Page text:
At least 57 persons have been feared dead with more than 680 cases recorded as the plague outbreak in Madagascar continues to spread at unprecedented rates.
The latest figures are from October 12 with an estimated 329 of these cases, and 25 deaths recorded in the capital, Antananarivo.
It is understood that there was panic among many residents of Antanarivo as they waited in long lines for antibiotics at pharmacies and reached through bus windows to buy masks from street vendors.
Schools have been canceled, and public gatherings are banned.
After much criticism for its slow response to the 2014 Ebola epidemic in West Africa, the World Health Organization (WHO), it was learnt, released $1.5 million and sent plague specialists and epidemiologists, while the Red Cross has created its first-ever plague treatment center to Madagascar.
According to health officials, the infections started much earlier this year than usual, and they’re occurring in new areas, including urban settings.
They’ve also seen an unexpected number of cases of pneumonic plague, which transmits more easily from person to person.
Of the 684 cases reported as of October 12, 474 were pneumonic plague, 156 bubonic and 1 septicemic plague. A further 54 were unspecified, according to WHO.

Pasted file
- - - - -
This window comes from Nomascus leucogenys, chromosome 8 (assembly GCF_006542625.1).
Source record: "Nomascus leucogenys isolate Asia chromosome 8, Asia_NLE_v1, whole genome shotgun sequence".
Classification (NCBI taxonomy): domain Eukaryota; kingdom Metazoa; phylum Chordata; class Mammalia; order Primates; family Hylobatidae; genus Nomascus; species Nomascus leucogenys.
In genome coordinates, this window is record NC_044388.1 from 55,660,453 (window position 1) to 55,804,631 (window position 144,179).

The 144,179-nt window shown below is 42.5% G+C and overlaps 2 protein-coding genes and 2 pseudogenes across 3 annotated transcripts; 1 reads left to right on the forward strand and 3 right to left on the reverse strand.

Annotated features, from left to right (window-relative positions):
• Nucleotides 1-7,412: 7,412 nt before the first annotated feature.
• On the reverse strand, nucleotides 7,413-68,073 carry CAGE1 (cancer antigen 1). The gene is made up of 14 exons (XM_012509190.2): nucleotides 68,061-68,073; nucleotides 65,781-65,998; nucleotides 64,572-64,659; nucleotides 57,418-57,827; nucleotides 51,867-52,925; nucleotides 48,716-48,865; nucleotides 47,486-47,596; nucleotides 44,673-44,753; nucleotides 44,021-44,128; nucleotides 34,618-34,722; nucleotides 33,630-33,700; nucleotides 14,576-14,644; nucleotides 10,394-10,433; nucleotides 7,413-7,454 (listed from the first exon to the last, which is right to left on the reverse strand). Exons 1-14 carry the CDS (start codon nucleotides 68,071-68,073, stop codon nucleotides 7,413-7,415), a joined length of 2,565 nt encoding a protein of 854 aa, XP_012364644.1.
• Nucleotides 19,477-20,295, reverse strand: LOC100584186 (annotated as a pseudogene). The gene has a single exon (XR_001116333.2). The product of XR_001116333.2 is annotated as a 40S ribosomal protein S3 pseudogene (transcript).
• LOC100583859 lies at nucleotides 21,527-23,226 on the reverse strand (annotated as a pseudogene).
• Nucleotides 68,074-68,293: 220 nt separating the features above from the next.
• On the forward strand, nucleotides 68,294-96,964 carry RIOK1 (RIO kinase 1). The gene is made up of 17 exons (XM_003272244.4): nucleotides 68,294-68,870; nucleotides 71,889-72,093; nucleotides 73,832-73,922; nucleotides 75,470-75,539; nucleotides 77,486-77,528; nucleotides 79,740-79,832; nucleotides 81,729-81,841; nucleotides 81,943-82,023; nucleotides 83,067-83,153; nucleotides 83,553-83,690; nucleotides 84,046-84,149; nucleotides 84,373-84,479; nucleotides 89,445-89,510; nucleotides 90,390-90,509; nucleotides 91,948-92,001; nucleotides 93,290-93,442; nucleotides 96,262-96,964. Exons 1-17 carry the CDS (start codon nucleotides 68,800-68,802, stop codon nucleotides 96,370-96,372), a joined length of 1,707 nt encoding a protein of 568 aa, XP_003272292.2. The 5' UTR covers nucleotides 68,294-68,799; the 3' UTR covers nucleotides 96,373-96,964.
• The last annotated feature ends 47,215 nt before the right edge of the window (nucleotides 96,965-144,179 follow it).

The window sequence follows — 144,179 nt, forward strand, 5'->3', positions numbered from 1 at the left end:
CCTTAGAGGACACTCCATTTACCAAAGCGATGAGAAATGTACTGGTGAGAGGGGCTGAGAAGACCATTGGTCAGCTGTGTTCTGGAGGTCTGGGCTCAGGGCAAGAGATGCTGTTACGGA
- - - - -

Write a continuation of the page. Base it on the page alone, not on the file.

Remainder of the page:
Of Madagascar’s 114 districts, 35 have reported cases of plague, including at least 10 cities.
Plague is caused by infection with the bacterium Yersinia pestis and is typically spread through the bite of infected fleas, frequently carried by rats, causing bubonic plague.
Symptoms include painful, swollen lymph nodes, called bubos, as well as fever, chills and coughing.
Pneumonic plague is more virulent or damaging and is an advanced form characterized by a severe lung infection.
The infection can be transmitted from person to person via airborne droplets — coughing or sneezing. The incubation period is short, and an infected person may die within 12 to 24 hours.
The WHO calls plague a “disease of poverty” caused in part by unsanitary living conditions.